• Piston stop (used for locking the piston in place to tighten and loosen certain engine nuts)
  • Flywheel puller (for your specific moped brand)
  • Feeler gauge
With these tools listed above, a person with no experience can usually accomplish about 80% of what usually needs attention and fixing on mopeds. Following is a list of things that you might already have around the house that are useful

  • WD40 or another multi-purpose lubricant
  • Electrical tape
  • Zip ties or cable ties
  • Steel wool
  • Sand paper
So you've got these tools, but you still have no idea what to do with them, right? Well, mopeds are incredibly simple machines, and really only require someone who doesn't get easily frustrated and can follow a process through logically in order to diagnose and fix problems.

I'm going to link to a very handy guide that will help you learn the logical process of solving moped mechanical issues. There are really only 3 things required for a moped to run. Fuel, Spark and Compression. So simply test to see if you have each of these three things. Find out which one you don't have, and you have an idea of what needs fixed. Make the missing element work, and your moped will run! Read this guide several times, it is very helpful.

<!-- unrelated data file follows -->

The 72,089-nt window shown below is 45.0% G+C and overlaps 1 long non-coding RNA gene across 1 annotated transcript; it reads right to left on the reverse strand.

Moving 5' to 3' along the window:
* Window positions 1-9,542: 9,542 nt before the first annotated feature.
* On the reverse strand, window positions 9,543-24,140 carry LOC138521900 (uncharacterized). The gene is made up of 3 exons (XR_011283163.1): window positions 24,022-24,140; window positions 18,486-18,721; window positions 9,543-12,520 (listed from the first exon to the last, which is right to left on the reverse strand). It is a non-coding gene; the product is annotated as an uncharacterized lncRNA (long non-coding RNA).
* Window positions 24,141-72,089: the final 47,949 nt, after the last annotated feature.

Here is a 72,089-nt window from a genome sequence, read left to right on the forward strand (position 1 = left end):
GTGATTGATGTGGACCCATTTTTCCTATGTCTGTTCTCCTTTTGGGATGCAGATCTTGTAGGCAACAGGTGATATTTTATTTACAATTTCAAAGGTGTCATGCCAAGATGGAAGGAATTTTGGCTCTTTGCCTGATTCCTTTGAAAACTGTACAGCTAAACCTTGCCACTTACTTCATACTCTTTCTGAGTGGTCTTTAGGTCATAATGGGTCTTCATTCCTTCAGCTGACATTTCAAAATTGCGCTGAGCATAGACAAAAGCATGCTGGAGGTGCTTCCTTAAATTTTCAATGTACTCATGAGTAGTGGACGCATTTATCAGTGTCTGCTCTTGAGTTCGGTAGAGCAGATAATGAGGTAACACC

So now you've got an idea if a moped is right for you, and you have a basic idea of what it will take to keep a moped running. The rest is wanting to ride a moped bad enough that you will stick with it.

1 comment:

Joel said...

I have another section to add to your guide.

Moped Curses
Sometimes, inexplicably, you will be cursed.
What causes a moped curse?
Nobody knows specifically what causes a moped curse. Most of the time a moped curse isn't really a curse but is really the result of impatience. When riders get busy with life, sometimes they forget to regularly maintain their moped or in the case of a new build, they will become careless in the rebuilding process. With each unsuccessful attempt at fixing a problem, they become more frustrated and careless, prolonging the problem. Beginner mopeders should constantly repeat this mantra: It's not a curse, it's because I'm a newb.
Where does the curse come from?
True moped curses are mysterious black magic. Some say that jealous mopeds require a blood sacrifice before they are appeased. Others say that when a perfectly running moped is sold for another, the spurned moped becomes jealous and sabotages the original owners mechanical attempts.
How do you get rid of it?
It's a curse. If there were a simple antidote then no one would ever get cursed. Repeat this mantra: Even though I'm a moped pro, I still don't know shit.